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In re Doe

Supreme Court of Idaho

March 14, 2019

In the Matter of: Jane Doe and John Doe I, Children Under Eighteen (18) Years of Age.
JOHN DOE, Respondent-Appellant, IDAHO DEPARTMENT OF HEALTH AND WELFARE, Petitioner-Respondent, and GUARDIAN AD LITEM, Intervenor-Respondent.

          Appeal from the Magistrate Court of the Fifth Judicial District, State of Idaho, Lincoln County. Hon. Daniel Dolan, Magistrate Judge.

         Decree terminating parental rights, affirmed.

          Brown Law Office, PLLC, Gooding, for appellant.

          Hon. Lawrence G. Wasden, Idaho Attorney General, Boise, for respondent.

          BURDICK, Chief Justice.

         John Doe ("Father") appeals from a Lincoln County magistrate court's judgment terminating his parental rights to his minor children. The judgment also terminated the parental rights of the children's mother ("Mother"). She appeals in a separate action.

         The children were placed in the custody of the Department of Health and Welfare (the "Department") following a March 2016 petition under the Child Protection Act ("CPA"). In June 2016, the court ordered the parents to follow case plans provided by the Department. Eight months later, the State filed a motion to terminate the parental rights of both parents based on failure to comply with the case plan and on prior neglect. After holding a trial, the court terminated both parents' parental rights.

         Father timely appeals arguing that the magistrate court's finding of neglect is not supported by substantial, competent evidence and that the court erred by not considering how Father's periods of incarceration affected his ability to comply with the case plan. We affirm.


         This appeal concerns the termination of Father's parental rights to his two minor children. Father and Mother are the biological parents of the minor children. Prior to the termination, the children and parents were the subject of a CPA proceeding for over two years. When the prosecutors first filed a petition under the CPA, the parents were listed with separate addresses, but were living together. However, the parents ended and rekindled their relationship at various times prior to and during the CPA proceeding. By the time of trial, Father and Mother were permanently separated.

         The Department became involved in early March 2016 after receiving reports of drug use and neglect involving the children. Prior to this, the Department had received referrals for the family on two occasions in 2013 and 2014. The Department's investigation revealed that both children had been born premature, exposed to drugs in-utero, and tested positive for methamphetamine at birth. Based on these concerns, the Lincoln County Prosecutor's Office filed a petition under the CPA in March 2016.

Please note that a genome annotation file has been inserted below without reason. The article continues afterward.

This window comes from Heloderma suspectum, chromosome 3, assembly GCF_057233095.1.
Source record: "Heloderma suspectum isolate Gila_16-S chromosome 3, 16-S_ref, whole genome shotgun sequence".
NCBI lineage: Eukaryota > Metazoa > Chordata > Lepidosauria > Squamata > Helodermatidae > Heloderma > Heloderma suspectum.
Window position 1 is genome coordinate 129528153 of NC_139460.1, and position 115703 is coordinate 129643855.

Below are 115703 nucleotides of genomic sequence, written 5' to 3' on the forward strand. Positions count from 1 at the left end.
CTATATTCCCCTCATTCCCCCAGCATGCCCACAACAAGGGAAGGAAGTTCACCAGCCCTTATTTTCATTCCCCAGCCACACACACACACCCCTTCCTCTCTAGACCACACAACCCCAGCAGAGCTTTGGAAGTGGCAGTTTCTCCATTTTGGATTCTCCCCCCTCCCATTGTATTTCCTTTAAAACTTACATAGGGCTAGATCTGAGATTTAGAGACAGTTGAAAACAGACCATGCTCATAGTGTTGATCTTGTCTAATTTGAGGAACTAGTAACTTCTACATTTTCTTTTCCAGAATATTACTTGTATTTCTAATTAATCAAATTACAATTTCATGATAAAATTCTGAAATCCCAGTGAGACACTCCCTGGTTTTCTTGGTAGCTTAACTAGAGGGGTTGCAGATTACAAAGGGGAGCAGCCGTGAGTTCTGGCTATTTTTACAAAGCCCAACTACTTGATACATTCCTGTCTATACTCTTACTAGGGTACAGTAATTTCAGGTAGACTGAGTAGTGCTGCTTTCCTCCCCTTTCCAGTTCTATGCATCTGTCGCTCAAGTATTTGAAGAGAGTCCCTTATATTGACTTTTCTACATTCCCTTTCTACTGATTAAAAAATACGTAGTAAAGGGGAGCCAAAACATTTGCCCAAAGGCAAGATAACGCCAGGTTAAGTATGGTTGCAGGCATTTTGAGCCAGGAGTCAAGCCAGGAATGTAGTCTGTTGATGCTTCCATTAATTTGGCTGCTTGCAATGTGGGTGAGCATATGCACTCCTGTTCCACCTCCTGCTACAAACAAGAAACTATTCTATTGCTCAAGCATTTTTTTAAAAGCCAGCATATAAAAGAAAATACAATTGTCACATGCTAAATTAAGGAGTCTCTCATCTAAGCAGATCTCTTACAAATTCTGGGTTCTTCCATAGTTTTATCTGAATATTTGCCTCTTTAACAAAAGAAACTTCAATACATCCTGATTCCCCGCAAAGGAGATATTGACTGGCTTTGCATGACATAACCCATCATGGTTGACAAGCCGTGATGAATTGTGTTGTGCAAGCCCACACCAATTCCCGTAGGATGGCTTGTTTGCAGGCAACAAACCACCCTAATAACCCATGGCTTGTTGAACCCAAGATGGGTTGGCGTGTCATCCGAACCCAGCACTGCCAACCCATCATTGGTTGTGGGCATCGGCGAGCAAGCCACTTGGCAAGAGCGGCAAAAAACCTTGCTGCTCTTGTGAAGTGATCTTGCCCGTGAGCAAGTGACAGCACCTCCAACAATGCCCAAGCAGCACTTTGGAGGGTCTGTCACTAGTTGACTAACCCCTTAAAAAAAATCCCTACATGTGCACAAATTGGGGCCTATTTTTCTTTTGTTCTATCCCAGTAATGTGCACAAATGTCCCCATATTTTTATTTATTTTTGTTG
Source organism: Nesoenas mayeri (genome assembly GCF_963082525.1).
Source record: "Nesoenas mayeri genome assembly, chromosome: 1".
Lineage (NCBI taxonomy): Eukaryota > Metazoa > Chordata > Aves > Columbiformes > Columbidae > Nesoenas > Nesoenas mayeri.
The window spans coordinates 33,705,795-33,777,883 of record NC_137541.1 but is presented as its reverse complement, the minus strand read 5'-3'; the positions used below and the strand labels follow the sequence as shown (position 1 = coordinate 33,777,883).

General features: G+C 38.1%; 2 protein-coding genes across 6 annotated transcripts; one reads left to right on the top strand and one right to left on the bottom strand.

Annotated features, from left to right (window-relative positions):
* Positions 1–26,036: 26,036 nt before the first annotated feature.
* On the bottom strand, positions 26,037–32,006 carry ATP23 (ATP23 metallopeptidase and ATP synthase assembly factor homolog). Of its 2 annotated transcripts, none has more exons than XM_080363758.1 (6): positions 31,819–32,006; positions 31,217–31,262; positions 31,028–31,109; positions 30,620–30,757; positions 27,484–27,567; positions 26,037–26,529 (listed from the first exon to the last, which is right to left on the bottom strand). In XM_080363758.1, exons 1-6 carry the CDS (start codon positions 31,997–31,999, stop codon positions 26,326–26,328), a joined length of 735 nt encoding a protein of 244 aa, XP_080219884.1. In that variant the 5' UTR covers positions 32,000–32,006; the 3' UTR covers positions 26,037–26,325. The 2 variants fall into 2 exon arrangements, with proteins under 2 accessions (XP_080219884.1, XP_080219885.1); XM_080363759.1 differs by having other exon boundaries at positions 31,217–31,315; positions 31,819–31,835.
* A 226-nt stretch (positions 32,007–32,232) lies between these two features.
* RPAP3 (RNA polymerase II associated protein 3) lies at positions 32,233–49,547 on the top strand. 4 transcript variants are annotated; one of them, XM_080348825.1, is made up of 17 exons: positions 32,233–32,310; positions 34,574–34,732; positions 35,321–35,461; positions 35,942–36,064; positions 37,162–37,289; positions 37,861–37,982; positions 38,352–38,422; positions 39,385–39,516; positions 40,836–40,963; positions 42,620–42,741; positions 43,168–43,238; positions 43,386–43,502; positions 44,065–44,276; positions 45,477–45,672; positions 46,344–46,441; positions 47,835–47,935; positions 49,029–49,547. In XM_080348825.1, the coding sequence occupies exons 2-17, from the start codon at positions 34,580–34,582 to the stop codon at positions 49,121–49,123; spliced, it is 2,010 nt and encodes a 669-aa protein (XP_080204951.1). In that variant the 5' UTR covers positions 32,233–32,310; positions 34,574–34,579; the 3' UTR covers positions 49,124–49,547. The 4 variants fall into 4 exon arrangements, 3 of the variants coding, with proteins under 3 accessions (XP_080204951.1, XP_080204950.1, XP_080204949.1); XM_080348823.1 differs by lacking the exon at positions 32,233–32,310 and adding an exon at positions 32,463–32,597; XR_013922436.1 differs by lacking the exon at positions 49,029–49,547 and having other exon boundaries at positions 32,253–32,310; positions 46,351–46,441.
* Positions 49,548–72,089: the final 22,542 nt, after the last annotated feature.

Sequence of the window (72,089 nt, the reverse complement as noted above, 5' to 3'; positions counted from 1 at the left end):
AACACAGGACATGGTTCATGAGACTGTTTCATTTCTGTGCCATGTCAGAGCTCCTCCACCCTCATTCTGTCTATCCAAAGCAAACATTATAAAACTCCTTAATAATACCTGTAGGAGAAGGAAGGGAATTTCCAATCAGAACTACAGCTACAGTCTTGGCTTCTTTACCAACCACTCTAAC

In April 2016, the Lincoln County magistrate court opened a CPA proceeding and placed the children in the legal custody of the Department. However, the court ordered the children to remain with the parents for the time being. A week later, the Department and a Lincoln County law-enforcement officer conducted an unannounced home visit. The officer declared that the children were in imminent danger based on the condition of the home and Mother's statements about the parents' drug use and domestic disputes around the children. The officer removed the children from the parents' custody and placed them in foster care. At the subsequent shelter-care hearing, the court ordered the children to remain in the Department's custody. At the adjudicatory hearing in May 2016, both parents stipulated to an unstable home environment as the basis for the CPA proceedings and the children remained in the Department's custody.

          About a month later, Father agreed to participate in and accomplish a case plan provided by the Department. The case plan contained 14 tasks for Father to complete which would demonstrate his "ability to obtain and maintain sobriety" and provide the children with "a safe and drug-free home environment." The tasks were aimed at addressing "all original areas of concern that brought the family to the attention of the Department" and ensuring "the children will have a safe, stable, sanitary and drug-free home environment." Paraphrased, some of the tasks were: coordinating with the Department to complete a GAIN assessment; completing the GAIN assessment and abiding by the resulting recommendations; participating in drug testing; providing for the children financially; obtaining and maintaining safe and satisfactory housing for the children; allowing the Department to conduct unscheduled home visits; coordinating with the Department and housing-assistance services; caring for the children's health and educational needs; and completing a parenting class and demonstrating the ability to apply those skills. The Department placed a social worker, D.W., on the CPA case to assist and monitor the parents' progress.